Kolomna Kremlin was built between 1525–1531 by the order of Vasily III to imitate the Moscow Kremlin and was equal to it in both size and beauty. On the territory of the Kolomna Kremlin there are the Dormition Cathedral (17th century), Tikhvinsky Cathedral, built in pseudo-Russian style, as well as the Novo-Golutvin and Brusensky monasteries, the Trinity Church, the Cross Cathedral and other historic buildings.
Kolomna Kremlin is surrounded by a brick wall, which was erected by the orders of Vasily III. Previously, it had 17 towers and four of them had gates. Of all the towers only six have survived. Only surviving gate is a Pyatnitsky Gate, which had once served as the main entrance to the city. The names of most towers of Kolomna Kremlin coincide with the Moscow’s. For example, it also has the Faceted Tower, so named because of its shape – rectangular from the inside, hexagonal on the outside. Now it is the Museum of Ancient Russian Martial Art.
In the center of the Kremlin there is the five-domed Dormition Cathedral rebuilt in 1672-1682 on the site of the former white stone building of Dmitry Donskoy’s time. To the north of the cathedral there stands a small Church of Resurrection. Earlier, it was connected with the palace. According to the legend, there, Dmitry Donskoy and Suzdal Princess Eudoxia were married. Brusensky monastery is no less interesting. It is the place of the revered Kazan icon of Our Lady, which, according to legend, is one of the direct copies of the miraculous Kazan icon. The monastery was founded around the tent-roofed church of the Assumption of the Blessed Virgin Mary, built in the 16th century by the orders of Ivan the Terrible to mark the capture of Kazan.
Particularly attractive for tourists is the so-called Marinkina Tower. This is the tallest tower in Kolomna. Its height is 31 meters, the diameter - about 13 meters. From the distance it looks round, although in reality it is decorated with 20 facets. On the top of it there are decorative loopholes. The eighth floors have 27 windows arranged in checkerboard pattern. It used to be the watchtower. The folk legend runs that in the time of the Great Troubles the wife of False Dmitry II, Marina Mnishek, was held prisoner. Allegedly, she hid the great treasures there. Unfortunately, Kolomna Kremlin has reached us in a sad condition. Only two fragments of the walls and 7 towers have survived. Once the stronghold protecting the city from enemy invasions, the mighty fortress could not defeat the time.References:
From its origin as a small stronghold built by the ancient Illyrian tribe Dalmatae, becoming a royal castle that was the seat of many Croatian kings, to its final development as a large fortress during the Ottoman wars in Europe, Klis Fortress has guarded the frontier, being lost and re-conquered several times. Due to its location on a pass that separates the mountains Mosor and Kozjak, the fortress served as a major source of defense in Dalmatia, especially against the Ottoman advance, and has been a key crossroad between the Mediterranean belt and the Balkan rear.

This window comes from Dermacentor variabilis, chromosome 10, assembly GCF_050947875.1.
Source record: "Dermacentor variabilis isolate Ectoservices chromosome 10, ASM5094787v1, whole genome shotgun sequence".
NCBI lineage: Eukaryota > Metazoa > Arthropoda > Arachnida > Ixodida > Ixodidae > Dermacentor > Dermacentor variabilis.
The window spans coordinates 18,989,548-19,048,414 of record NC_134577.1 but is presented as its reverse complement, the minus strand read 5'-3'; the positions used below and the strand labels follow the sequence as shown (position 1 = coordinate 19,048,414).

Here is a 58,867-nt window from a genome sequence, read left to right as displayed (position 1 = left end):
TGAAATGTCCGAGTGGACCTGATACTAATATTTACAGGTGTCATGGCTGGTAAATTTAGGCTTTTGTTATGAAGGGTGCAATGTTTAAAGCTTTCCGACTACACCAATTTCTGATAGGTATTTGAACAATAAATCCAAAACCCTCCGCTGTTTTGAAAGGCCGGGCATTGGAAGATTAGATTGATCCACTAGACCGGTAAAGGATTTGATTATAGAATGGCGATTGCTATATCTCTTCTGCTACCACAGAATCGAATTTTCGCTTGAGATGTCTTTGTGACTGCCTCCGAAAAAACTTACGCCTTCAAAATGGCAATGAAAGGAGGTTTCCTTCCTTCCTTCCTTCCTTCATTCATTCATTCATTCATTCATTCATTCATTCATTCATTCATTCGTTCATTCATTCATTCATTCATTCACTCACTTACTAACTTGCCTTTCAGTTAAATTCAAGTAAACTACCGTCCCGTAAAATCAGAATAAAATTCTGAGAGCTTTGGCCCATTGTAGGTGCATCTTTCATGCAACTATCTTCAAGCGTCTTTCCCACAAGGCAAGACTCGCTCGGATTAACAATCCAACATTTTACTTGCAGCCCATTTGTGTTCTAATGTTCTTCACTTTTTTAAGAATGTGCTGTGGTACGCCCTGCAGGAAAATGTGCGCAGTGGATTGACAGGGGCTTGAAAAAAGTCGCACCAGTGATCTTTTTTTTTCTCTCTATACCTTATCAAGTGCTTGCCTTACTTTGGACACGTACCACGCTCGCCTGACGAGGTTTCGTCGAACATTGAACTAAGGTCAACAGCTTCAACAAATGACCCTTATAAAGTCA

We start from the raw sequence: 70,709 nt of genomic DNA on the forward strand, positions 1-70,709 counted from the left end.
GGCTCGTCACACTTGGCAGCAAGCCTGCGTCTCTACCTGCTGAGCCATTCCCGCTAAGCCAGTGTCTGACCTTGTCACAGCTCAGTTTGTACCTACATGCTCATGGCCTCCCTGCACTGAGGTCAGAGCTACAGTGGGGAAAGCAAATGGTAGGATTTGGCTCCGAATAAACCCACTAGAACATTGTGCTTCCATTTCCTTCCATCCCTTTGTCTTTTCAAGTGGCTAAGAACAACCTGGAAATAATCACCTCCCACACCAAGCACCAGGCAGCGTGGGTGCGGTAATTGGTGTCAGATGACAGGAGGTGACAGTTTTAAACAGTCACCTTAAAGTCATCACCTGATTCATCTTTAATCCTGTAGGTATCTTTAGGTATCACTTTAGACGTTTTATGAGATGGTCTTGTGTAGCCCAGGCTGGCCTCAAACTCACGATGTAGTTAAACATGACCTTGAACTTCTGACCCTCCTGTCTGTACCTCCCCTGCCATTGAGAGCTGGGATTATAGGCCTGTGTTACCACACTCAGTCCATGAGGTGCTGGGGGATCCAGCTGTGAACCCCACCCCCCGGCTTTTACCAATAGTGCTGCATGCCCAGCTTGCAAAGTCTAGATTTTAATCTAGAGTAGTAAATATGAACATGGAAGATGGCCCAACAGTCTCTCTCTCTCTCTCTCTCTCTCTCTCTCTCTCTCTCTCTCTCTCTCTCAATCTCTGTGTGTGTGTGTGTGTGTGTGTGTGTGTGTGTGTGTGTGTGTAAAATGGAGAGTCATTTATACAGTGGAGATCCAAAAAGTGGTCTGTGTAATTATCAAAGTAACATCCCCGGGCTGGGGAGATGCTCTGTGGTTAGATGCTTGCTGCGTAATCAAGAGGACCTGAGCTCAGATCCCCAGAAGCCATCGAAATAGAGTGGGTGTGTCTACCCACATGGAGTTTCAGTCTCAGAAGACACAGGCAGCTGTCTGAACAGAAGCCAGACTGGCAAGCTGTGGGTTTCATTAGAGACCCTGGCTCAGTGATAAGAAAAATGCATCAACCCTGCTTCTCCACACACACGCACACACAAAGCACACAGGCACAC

Since Duke Mislav of the Duchy of Croatia made Klis Fortress the seat of his throne in the middle of the 9th century, the fortress served as the seat of many Croatia"s rulers. The reign of his successor, Duke Trpimir I, the founder of the Croatian royal House of Trpimirović, is significant for spreading Christianity in the Duchy of Croatia. He largely expanded the Klis Fortress, and in Rižinice, in the valley under the fortress, he built a church and the first Benedictine monastery in Croatia. During the reign of the first Croatian king, Tomislav, Klis and Biograd na Moru were his chief residences.
In March 1242 at Klis Fortress, Tatars who were a constituent segment of the Mongol army under the leadership of Kadan suffered a major defeat while in pursuit of the Hungarian army led by King Béla IV. After their defeat by Croatian forces, the Mongols retreated, and Béla IV rewarded many Croatian towns and nobles with 'substantial riches'. During the Late Middle Ages, the fortress was governed by Croatian nobility, amongst whom Paul I Šubić of Bribir was the most significant. During his reign, the House of Šubić controlled most of modern-day Croatia and Bosnia. Excluding the brief possession by the forces of Bosnian King, Tvrtko I, the fortress remained in Hungaro-Croatian hands for the next several hundred years, until the 16th century.
Klis Fortress is probably best known for its defense against the Ottoman invasion of Europe in the early 16th century. Croatian captain Petar Kružić led the defense of the fortress against a Turkish invasion and siege that lasted for more than two and a half decades. During this defense, as Kružić and his soldiers fought without allies against the Turks, the military faction of Uskoks was formed, which later became famous as an elite Croatian militant sect. Ultimately, the defenders were defeated and the fortress was occupied by the Ottomans in 1537. After more than a century under Ottoman rule, in 1669, Klis Fortress was besieged and seized by the Republic of Venice, thus moving the border between Christian and Muslim Europe further east and helping to contribute to the decline of the Ottoman Empire. The Venetians restored and enlarged the fortress, but it was taken by the Austrians after Napoleon extinguished the republic itself in 1797. Today, Klis Fortress contains a museum where visitors to this historic military structure can see an array of arms, armor, and traditional uniforms.